MS. YABLONSKY: David.—You were looking around the Whitney program. Looking at what?

MR. BLECKNER: Oh, when I met an artist, a young artist and I fell in love with him. It was my first long-term relationship, Izhar Patkin.

MS. YABLONSKY: Oh, I didn't know you were together with him. I know you both completely independently of one and other, so I didn't know that there was this history.

MR. BLECKNER: I was 30.

MS. YABLONSKY: I didn't know he was in New York then, even.

MR. BLECKNER: I was 30—He had just came to New York. I was 30 and he was 24. Or I was 29 and he was 24. It was five or six years' difference between us.

MS. YABLONSKY: Another guy with a sensitivity to good real estate. Was that your influence?

MR. BLECKNER: Hello! When we broke up, after seven years, I said, "Buy something"

MS. YABLONSKY: That place is amazing, what he has.

MR. BLECKNER: What? I've never seen it.

MS. YABLONSKY: Oh. Well, it's a—

MR. BLECKNER: I've heard about it.

MS. YABLONSKY: I believe that he bought the building with other people.

MR. BLECKNER: He got a group of people together.

MS. YABLONSKY: Yes, and they developed, I mean it's a developed building, but with cool people living there at various levels of cost. I've only ever been in couple of apartments in that building. They're nice pied-a-terres for some people, but his place is incredible—

MR. BLECKNER: I've heard.

MS. YABLONSKY: —it's like not being in New York. You feel like you're in some palazzo somewhere. Because it has an outdoor space—an interior outdoor space.

MR. BLECKNER: I know. We didn't break up in good terms, because—

MS. YABLONSKY: Well, that was good advice you gave him, anyway.

MR. BLECKNER: I gave him good advice, and I helped him do it too.

MS. YABLONSKY: Yeah. Okay, so you have this—during this period when you have your first show with Mary, and all this basically cultural fever of the moment—

MR. BLECKNER: —should we go to the end of my relationship with him and then back? You—because you asked me about my personal life.

MS. YABLONSKY: Yes, but, but—having this serious—Was he living with you on White Street?

MR. BLECKNER: Yes, he moved in with me.

MS. YABLONSKY: So, how did that—did it affect your working life as well as your social life?

MR. BLECKNER: Well, he moved in with me right after the Mudd Club opened. He worked—first he worked somewhere else, then he worked, like, on another floor. I gave him part of a floor to work on. And I also started to rent a house upstate, and we go upstate in the summer.

MS. YABLONSKY: Where was that?

MR. BLECKNER: Up in the Catskills, a little farmhouse I rented.

MS. YABLONSKY: Mm-hmm. [Affirmative.]

MR. BLECKNER: For $2000.

MS. YABLONSKY: For the whole summer? [Laughs.]

MR. BLECKNER: Yeah. And when I started showing then, after that—that was after Betty—Mary hadn't started yet—when I started showing with Mary, somehow he met Holly Solomon, I don't know—I don't remember— but nothing really happened then. I think there was some tension between us. I know it—when there was real tension, when a lot of younger artists started responding to my work. That's when the real tension—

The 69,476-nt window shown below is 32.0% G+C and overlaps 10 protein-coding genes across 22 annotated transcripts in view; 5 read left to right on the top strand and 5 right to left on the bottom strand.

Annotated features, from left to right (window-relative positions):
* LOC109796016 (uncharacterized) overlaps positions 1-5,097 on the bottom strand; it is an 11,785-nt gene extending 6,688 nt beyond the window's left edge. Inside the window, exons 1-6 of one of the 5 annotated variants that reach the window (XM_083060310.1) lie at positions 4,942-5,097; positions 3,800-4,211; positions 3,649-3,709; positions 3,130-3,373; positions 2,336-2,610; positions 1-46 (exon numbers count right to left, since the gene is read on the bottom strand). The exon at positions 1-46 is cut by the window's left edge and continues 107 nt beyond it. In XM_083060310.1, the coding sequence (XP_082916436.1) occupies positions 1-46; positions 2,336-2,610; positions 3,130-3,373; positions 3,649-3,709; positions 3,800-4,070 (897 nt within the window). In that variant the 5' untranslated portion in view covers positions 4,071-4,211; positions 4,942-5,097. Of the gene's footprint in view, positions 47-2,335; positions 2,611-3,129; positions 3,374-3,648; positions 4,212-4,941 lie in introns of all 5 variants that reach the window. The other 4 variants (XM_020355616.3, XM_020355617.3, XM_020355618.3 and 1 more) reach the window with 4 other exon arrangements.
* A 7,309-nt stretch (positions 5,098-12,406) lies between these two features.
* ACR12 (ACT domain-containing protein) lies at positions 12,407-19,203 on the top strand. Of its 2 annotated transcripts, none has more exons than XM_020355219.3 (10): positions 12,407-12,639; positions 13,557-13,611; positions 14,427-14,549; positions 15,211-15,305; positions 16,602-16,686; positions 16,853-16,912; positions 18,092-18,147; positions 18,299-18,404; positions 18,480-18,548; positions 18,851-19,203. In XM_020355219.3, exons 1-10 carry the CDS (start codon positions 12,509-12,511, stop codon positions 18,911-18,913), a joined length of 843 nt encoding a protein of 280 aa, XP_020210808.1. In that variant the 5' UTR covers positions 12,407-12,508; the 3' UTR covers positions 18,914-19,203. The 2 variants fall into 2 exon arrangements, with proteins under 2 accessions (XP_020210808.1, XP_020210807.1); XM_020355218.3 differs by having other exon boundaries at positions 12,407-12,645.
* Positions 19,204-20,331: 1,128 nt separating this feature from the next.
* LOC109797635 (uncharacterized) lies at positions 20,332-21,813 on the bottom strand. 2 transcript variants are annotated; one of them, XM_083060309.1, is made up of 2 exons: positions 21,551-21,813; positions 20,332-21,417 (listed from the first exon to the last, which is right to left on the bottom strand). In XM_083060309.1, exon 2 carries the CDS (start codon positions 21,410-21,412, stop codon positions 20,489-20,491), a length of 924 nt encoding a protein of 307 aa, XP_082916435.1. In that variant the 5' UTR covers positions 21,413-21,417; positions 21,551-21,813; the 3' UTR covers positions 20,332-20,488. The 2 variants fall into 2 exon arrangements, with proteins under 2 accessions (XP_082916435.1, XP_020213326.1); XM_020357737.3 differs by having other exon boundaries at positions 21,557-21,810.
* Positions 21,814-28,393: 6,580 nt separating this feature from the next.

MS. YABLONSKY: How you were aware of that? That younger artists were responding?

MR. BLECKNER: Well, my first show with Mary was 1981 and I showed all the stripe paintings. Nobody was interested.

MS. YABLONSKY: Wait, '81?

MR. BLECKNER: I think so.

MS. YABLONSKY: It think it says something different in here. "Mary Boone, 1979." December—January. It went into 1980.

MR. BLECKNER: Okay, then the second show was '81, the stripe paintings.

MS. YABLONSKY: Yes. So what was in the first show?

MR. BLECKNER: More kind of waxy, dark paintings, still of spaces, geometric things. I mean, I don't know if any are in that book, but in the beginning— look at the beginning— you can see— with grids on them— I was really into—that one. This one.

MS. YABLONSKY: Mm-hmm. [Affirmative.] But there are objects—

MR. BLECKNER: Yeah, like—

MS. YABLONSKY: —in this. Not just grids.

MR. BLECKNER: Yeah, they were kind of hovering around between representation, abstraction— the rooms, still, I was into.

MS. YABLONSKY: Yes, I see. There is always, well not always, but often this architectural element in your work.

MR. BLECKNER: Yeah, a lot.

MS. YABLONSKY: So these are oil and wax?


MS. YABLONSKY: Were you already making your own pigments then?


MS. YABLONSKY: This is, what is, why is this, why this like conch shell?

MR. BLECKNER: It's a conch shell. [Laughs.] Well, I was trying—

MS. YABLONSKY: It's the figure in the room.

MR. BLECKNER: I was trying kind of create an object in a room. You know? You can see, if you see the paintings, it's a lot of objects, things erased. It's a lot of cool things.

MR. BLECKNER: It's a very cool painting which, I know how the paintings look, so I know—it's hard to reproduce the kind of luminosity that's actually in this very dark painting. I love this kind of rain on the side here.

MR. BLECKNER: Yeah. And I then I started doing, like those—

MS. YABLONSKY: These stripes?

MR. BLECKNER: I got rid of everything. "Enough," I said, I'd had it.

MS. YABLONSKY: What do you mean?

MR. BLECKNER: I had it—with stuff.

MS. YABLONSKY: You got rid of—

MR. BLECKNER: —with imagery.

MS. YABLONSKY: So it become more severe.

MR. BLECKNER: Yeah also, because—

MS. YABLONSKY: But there's a landscape on this.

MR. BLECKNER: I know. But that's what it is. It's kind of—it's also a stage.